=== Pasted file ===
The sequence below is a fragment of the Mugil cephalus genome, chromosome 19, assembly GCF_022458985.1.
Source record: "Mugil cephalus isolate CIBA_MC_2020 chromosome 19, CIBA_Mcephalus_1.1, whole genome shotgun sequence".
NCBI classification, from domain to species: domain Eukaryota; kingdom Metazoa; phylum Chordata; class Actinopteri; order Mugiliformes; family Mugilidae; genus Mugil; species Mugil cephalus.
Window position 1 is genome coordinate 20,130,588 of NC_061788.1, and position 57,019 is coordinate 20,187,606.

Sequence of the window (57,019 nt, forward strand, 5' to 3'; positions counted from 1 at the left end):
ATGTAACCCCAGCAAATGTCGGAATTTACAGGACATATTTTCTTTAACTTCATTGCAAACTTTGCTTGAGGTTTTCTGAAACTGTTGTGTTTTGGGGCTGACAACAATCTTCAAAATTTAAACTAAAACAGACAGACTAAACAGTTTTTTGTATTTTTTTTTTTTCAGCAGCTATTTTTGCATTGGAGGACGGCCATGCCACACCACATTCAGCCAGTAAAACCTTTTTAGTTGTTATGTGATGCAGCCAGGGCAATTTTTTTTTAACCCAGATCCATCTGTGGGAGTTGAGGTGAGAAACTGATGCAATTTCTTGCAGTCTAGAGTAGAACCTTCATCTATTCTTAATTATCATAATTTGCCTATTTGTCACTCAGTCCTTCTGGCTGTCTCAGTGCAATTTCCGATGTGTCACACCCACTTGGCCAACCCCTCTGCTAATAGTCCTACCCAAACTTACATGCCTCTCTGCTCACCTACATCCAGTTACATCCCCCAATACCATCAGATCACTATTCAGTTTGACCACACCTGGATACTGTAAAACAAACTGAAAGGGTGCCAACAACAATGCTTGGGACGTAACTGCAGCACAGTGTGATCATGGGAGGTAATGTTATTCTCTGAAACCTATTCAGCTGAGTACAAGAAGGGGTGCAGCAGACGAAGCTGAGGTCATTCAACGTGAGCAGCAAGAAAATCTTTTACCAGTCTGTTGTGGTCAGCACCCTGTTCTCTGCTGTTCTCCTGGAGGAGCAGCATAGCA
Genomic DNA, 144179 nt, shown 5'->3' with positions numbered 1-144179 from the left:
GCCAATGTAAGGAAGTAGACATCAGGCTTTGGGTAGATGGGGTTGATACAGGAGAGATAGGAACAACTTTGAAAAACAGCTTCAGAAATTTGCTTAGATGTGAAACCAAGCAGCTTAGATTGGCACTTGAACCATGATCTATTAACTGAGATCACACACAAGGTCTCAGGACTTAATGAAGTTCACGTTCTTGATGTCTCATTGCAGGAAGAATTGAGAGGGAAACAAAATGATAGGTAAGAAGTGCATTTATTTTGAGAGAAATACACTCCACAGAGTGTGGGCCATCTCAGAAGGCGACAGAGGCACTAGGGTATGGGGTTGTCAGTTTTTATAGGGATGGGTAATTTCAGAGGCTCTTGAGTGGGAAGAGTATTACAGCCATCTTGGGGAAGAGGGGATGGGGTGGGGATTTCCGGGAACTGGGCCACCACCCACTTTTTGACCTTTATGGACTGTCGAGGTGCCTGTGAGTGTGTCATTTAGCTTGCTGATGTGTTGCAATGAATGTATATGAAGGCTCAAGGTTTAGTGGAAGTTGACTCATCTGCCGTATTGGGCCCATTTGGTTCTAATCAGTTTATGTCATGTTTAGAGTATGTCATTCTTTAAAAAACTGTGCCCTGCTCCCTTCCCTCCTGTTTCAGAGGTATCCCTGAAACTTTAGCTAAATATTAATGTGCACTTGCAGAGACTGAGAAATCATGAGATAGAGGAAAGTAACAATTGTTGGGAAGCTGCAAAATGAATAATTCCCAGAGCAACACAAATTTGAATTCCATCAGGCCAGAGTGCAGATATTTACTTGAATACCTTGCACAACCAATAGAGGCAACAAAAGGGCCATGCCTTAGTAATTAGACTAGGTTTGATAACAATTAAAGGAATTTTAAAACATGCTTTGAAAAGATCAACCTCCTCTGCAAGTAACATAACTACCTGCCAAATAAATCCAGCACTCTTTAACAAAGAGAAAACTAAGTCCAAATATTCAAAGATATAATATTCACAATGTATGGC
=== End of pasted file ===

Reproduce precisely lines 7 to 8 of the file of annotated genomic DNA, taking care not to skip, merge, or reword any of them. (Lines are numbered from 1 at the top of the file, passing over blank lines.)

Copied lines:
Genomic DNA, 144179 nt, shown 5'->3' with positions numbered 1-144179 from the left:
GCCAATGTAAGGAAGTAGACATCAGGCTTTGGGTAGATGGGGTTGATACAGGAGAGATAGGAACAACTTTGAAAAACAGCTTCAGAAATTTGCTTAGATGTGAAACCAAGCAGCTTAGATTGGCACTTGAACCATGATCTATTAACTGAGATCACACACAAGGTCTCAGGACTTAATGAAGTTCACGTTCTTGATGTCTCATTGCAGGAAGAATTGAGAGGGAAACAAAATGATAGGTAAGAAGTGCATTTATTTTGAGAGAAATACACTCCACAGAGTGTGGGCCATCTCAGAAGGCGACAGAGGCACTAGGGTATGGGGTTGTCAGTTTTTATAGGGATGGGTAATTTCAGAGGCTCTTGAGTGGGAAGAGTATTACAGCCATCTTGGGGAAGAGGGGATGGGGTGGGGATTTCCGGGAACTGGGCCACCACCCACTTTTTGACCTTTATGGACTGTCGAGGTGCCTGTGAGTGTGTCATTTAGCTTGCTGATGTGTTGCAATGAATGTATATGAAGGCTCAAGGTTTAGTGGAAGTTGACTCATCTGCCGTATTGGGCCCATTTGGTTCTAATCAGTTTATGTCATGTTTAGAGTATGTCATTCTTTAAAAAACTGTGCCCTGCTCCCTTCCCTCCTGTTTCAGAGGTATCCCTGAAACTTTAGCTAAATATTAATGTGCACTTGCAGAGACTGAGAAATCATGAGATAGAGGAAAGTAACAATTGTTGGGAAGCTGCAAAATGAATAATTCCCAGAGCAACACAAATTTGAATTCCATCAGGCCAGAGTGCAGATATTTACTTGAATACCTTGCACAACCAATAGAGGCAACAAAAGGGCCATGCCTTAGTAATTAGACTAGGTTTGATAACAATTAAAGGAATTTTAAAACATGCTTTGAAAAGATCAACCTCCTCTGCAAGTAACATAACTACCTGCCAAATAAATCCAGCACTCTTTAACAAAGAGAAAACTAAGTCCAAATATTCAAAGATATAATATTCACAATGTATGGC